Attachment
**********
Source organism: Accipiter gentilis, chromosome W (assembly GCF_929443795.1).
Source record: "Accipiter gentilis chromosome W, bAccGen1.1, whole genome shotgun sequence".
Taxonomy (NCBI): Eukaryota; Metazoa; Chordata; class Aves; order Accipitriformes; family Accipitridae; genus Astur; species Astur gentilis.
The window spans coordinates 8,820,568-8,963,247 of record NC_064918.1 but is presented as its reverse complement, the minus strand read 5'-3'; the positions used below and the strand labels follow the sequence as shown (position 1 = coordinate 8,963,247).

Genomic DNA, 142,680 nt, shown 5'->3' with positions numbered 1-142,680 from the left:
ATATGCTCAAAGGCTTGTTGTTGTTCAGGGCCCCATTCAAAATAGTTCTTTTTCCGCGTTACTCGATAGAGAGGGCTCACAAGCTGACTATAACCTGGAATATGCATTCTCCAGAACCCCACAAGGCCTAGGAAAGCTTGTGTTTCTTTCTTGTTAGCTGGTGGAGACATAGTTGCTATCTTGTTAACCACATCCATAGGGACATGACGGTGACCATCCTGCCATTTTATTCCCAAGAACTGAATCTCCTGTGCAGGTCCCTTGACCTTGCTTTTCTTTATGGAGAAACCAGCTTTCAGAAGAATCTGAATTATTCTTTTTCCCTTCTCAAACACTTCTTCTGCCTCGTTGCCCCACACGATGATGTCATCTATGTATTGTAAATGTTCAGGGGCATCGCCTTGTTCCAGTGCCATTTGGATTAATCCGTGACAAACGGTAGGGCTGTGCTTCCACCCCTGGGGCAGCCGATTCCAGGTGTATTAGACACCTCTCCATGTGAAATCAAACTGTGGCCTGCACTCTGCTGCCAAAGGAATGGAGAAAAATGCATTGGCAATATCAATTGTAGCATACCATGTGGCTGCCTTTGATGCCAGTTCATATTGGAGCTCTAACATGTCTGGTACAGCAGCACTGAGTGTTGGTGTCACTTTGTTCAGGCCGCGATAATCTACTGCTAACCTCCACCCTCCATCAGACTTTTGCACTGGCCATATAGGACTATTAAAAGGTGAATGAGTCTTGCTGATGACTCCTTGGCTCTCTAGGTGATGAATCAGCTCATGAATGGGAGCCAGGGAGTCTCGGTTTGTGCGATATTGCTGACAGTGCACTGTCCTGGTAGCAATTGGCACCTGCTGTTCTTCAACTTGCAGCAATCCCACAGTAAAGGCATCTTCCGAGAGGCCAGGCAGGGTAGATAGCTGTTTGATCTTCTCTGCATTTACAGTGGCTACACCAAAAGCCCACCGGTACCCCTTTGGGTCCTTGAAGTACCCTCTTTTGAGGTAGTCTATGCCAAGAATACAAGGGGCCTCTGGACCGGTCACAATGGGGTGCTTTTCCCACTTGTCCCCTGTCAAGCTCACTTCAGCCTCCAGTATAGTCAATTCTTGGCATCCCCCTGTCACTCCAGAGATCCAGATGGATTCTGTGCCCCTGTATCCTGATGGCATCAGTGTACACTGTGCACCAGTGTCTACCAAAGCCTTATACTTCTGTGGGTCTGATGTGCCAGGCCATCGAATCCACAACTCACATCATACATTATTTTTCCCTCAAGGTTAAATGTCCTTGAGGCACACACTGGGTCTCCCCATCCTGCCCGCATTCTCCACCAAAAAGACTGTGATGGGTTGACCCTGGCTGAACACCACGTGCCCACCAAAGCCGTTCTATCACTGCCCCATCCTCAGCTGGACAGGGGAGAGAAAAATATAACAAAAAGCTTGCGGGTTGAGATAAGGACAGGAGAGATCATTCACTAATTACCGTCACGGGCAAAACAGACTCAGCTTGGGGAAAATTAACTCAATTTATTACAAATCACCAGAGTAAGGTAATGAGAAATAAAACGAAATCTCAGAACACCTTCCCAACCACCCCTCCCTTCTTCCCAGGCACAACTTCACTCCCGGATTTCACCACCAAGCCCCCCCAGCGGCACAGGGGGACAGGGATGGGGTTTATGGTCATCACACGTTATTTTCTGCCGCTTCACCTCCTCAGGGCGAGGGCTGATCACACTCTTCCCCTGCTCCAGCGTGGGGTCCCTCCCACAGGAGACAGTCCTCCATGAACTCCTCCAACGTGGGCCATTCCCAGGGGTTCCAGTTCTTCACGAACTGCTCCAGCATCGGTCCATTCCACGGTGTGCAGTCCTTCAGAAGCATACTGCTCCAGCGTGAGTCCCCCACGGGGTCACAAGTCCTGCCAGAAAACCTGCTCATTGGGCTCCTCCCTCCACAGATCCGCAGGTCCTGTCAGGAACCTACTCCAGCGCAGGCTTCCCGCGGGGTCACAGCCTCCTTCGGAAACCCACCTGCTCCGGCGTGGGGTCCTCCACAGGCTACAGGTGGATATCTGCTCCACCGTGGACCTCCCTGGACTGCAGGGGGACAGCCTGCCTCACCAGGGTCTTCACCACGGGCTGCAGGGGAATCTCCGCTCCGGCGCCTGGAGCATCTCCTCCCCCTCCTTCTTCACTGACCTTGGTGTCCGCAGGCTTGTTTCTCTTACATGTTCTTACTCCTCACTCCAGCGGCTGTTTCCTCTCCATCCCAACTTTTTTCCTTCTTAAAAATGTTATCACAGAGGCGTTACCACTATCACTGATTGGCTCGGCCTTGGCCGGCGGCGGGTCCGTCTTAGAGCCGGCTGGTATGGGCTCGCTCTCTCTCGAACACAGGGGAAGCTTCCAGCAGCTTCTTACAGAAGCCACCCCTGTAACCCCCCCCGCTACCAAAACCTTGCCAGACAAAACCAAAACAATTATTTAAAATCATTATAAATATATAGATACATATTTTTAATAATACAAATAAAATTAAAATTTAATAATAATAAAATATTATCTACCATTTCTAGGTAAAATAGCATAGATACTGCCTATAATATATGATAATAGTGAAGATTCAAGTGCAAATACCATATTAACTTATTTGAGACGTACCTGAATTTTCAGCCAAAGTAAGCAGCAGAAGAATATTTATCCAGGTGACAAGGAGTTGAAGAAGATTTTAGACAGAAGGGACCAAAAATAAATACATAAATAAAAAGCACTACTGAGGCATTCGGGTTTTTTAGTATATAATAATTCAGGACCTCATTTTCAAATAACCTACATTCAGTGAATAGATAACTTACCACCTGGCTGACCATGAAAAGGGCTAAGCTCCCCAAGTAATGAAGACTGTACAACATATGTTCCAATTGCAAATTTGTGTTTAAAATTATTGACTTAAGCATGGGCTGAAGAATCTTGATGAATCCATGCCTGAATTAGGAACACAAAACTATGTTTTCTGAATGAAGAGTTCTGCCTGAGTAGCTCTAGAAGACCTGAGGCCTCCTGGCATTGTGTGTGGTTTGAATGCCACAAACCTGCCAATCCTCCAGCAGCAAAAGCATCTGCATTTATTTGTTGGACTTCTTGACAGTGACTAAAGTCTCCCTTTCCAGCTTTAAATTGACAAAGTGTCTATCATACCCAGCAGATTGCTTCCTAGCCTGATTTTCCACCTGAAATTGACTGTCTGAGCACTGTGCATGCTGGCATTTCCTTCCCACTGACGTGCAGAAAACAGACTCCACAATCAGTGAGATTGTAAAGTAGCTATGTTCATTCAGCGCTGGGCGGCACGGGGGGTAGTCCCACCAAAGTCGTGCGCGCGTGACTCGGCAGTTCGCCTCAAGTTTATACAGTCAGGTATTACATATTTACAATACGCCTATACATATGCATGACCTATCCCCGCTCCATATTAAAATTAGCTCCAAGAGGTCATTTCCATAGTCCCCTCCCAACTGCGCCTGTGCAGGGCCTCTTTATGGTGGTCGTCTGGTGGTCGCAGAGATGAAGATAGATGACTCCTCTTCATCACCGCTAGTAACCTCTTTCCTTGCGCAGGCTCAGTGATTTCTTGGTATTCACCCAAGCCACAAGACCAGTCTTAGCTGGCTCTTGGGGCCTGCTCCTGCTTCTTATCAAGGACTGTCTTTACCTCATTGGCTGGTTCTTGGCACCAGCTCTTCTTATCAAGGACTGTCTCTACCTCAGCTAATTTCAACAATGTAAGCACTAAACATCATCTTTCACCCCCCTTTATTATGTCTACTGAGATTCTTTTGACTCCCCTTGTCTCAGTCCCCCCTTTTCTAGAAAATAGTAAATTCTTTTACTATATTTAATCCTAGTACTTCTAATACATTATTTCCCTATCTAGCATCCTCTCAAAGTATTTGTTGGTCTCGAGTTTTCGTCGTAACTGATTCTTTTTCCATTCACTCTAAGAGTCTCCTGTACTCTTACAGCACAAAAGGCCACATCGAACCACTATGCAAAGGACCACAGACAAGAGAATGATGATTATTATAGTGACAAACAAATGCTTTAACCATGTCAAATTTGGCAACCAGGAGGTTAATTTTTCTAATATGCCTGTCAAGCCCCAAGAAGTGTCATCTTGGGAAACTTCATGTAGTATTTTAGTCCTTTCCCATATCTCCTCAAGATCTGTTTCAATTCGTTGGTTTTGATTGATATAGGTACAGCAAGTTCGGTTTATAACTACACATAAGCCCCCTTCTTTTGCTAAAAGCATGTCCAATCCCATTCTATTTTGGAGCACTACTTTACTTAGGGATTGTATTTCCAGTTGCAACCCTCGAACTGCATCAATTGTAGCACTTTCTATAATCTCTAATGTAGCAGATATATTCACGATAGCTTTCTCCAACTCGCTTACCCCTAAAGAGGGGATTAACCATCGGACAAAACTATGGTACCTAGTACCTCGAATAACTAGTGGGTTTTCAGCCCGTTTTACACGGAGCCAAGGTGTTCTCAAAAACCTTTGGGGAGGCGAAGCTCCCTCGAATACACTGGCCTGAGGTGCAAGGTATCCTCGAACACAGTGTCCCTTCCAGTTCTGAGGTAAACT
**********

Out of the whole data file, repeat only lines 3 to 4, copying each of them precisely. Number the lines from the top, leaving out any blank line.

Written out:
Taxonomy (NCBI): Eukaryota; Metazoa; Chordata; class Aves; order Accipitriformes; family Accipitridae; genus Astur; species Astur gentilis.
The window spans coordinates 8,820,568-8,963,247 of record NC_064918.1 but is presented as its reverse complement, the minus strand read 5'-3'; the positions used below and the strand labels follow the sequence as shown (position 1 = coordinate 8,963,247).